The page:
That was when they would go to the fresh herb stalls to get them. Of course, the more knowledgeable ones could go to the field to pluck or dig for them. For some, they might have planted them in the small pots dotted along the HDB corridors.

I spotted this fresh herb stall in the Chinatown Wet Market. By the look of the fresh leaves of various herbs, there must have been demands. It always fascinate me on the use of the fresh groundnuts. Anyone knows?

Saturday, November 20, 2010

What's in this wet market that is not found in the supermarkets

The Chinatown wet market has a long history, from its days along the streets like Trengganu Street to Smith Street, it had gone down below to the basement of the new HDB flat. It has lost its colourful background of the so called pre-war houses. And also some of the exciting actions, owing probably to the reducing demands of certain food.

I wonder if there are other similar signs in other wet markets in Singapore.

Can you spot the outstanding meat being offered here hardly found elsewhere in Singapore? It would be great to know more too about the purpose of taking such meat. For one, I know from my mum is about the frogs. If a baby is not able to walk when it is supposed to, then, grandma will recommend making frog soup for the baby. Frogs are reputed to be able to leap and surely have strong leg muscles.

Friday, November 19, 2010

Wet Markets in Singapore

For those who love cooking or those who have to cook for a living, the wet market is the place. In almost every country (or all countries), there are wet markets of all sizes and catering to different customers.

In Singapore, in the old days, one could identify quickly the established wet markets catering for different communities. Chinatown wet market was mainly for the Chinese, offering fresh produce and catch for the Southern Chinese (like Hokkien, Cantonese, Teochew, Hainanese, Hakka and more). Tiong Bahru wet market has its unique attraction mainly for the residents of Tiong Bahru, but is well known amongst the Chinese community in Singapore. Geylang Serai wet market caters mainly for the Malay community, offering more spices and other varieties unique to Malay cooking. In Tekka wet market (in Little India), as the location tells, it is one location for the Indian community. Singaporeans with their home kitchen being evolved into the Singaporean fusion cooking will still flock to Tekka Market during festive days to get their favourite ingredients and fresh produce. Mutton must be the best option here. And for the Peranakans, Buah Keluak and the various leaves used for cooking.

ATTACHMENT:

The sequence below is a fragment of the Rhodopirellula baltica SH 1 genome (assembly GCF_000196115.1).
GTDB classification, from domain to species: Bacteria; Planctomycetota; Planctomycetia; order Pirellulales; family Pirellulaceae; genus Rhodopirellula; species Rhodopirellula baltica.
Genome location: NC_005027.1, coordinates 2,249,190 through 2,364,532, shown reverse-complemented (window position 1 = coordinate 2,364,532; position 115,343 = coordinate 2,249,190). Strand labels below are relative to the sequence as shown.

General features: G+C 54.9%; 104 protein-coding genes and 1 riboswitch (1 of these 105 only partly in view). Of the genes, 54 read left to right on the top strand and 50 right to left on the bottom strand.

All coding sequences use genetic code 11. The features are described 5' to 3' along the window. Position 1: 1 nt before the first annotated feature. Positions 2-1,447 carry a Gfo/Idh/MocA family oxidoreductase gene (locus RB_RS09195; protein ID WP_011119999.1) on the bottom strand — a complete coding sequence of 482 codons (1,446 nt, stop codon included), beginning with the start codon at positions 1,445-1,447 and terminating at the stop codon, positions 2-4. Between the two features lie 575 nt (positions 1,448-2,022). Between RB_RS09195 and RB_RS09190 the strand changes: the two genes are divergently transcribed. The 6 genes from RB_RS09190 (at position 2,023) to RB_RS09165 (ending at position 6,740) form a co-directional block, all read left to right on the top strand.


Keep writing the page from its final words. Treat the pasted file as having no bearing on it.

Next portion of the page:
As urbanisation took place in Singapore, more wet markets sprung up in the housing estates. And then, supermarkets start to take over. From the single biggest Cold Storage at the Orchard Road, next to the Orchard Road wet market, more Cold Storage appeared. And then, there was Fairprice - created to combat inflation and price increases. And then, Giant came into the scene, and then, Sheng Shiong the latest wet-market style supermarket. And more smaller supermarket chains sprouted too.

In the old days, there were also some specialised markets, probably because of the wholesale business. Some of these were at Beach Road (no more there), Maxwell Road (now a food centre), Lau Pa Sat at Robinson Rd (now a food centre) and Ellenborough Market (no more there).

Each market has its character. And each stall holder has its customers and fans. Watching them trade greetings and haggling over the few cents is interesting. The more colourful ones are when they converse in the local dialects. It will become rare to see the Chinese stall holders explaining in Chinese-styled Malay to the Malay or Indian customer. Or the Indian speaking fluent Hokkien to the bibik!

welcome to the colourful world of wet market. Do share your stories and experiences. And share with the world your favourite wet market!